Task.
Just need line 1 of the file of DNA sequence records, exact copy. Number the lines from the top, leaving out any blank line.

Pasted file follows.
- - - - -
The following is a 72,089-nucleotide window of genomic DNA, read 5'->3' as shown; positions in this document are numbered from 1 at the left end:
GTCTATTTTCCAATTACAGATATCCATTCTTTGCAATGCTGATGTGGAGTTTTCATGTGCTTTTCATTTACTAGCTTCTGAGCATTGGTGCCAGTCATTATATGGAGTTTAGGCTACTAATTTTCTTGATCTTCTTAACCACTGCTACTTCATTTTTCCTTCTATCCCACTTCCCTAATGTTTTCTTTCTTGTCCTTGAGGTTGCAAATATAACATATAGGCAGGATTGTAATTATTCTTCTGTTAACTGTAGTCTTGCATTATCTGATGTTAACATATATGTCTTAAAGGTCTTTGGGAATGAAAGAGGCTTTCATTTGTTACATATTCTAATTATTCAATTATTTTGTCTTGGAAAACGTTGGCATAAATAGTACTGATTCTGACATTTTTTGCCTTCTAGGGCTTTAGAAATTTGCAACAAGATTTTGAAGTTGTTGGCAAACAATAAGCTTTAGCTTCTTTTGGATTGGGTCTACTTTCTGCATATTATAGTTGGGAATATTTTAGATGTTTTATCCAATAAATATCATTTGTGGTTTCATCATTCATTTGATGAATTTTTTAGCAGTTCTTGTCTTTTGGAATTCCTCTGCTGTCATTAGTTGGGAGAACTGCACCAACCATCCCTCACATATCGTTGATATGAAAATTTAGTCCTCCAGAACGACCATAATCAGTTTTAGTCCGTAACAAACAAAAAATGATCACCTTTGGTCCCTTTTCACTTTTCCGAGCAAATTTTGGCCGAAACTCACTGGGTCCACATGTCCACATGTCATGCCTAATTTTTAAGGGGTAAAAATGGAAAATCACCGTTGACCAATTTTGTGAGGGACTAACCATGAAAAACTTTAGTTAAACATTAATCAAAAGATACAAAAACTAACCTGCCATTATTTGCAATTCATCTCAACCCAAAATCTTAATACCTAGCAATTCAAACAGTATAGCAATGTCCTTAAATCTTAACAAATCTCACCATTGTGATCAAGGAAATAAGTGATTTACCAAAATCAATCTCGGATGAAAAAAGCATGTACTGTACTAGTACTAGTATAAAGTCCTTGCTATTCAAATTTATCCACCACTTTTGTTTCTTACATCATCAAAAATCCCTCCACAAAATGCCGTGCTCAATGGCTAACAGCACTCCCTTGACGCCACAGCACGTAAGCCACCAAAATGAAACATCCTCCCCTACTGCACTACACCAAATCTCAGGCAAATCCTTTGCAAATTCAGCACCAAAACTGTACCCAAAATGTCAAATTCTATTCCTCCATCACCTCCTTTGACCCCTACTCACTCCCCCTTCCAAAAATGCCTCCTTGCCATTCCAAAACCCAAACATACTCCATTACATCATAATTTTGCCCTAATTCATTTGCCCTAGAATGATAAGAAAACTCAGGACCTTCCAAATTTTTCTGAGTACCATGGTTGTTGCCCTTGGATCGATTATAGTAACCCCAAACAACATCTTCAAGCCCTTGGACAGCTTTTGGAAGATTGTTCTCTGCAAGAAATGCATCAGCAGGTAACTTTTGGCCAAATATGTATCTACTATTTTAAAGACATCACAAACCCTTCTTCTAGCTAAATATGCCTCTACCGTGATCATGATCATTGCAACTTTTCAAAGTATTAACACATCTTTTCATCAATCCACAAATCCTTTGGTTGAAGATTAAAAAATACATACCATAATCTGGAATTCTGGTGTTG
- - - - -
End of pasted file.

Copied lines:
The following is a 72,089-nucleotide window of genomic DNA, read 5'->3' as shown; positions in this document are numbered from 1 at the left end: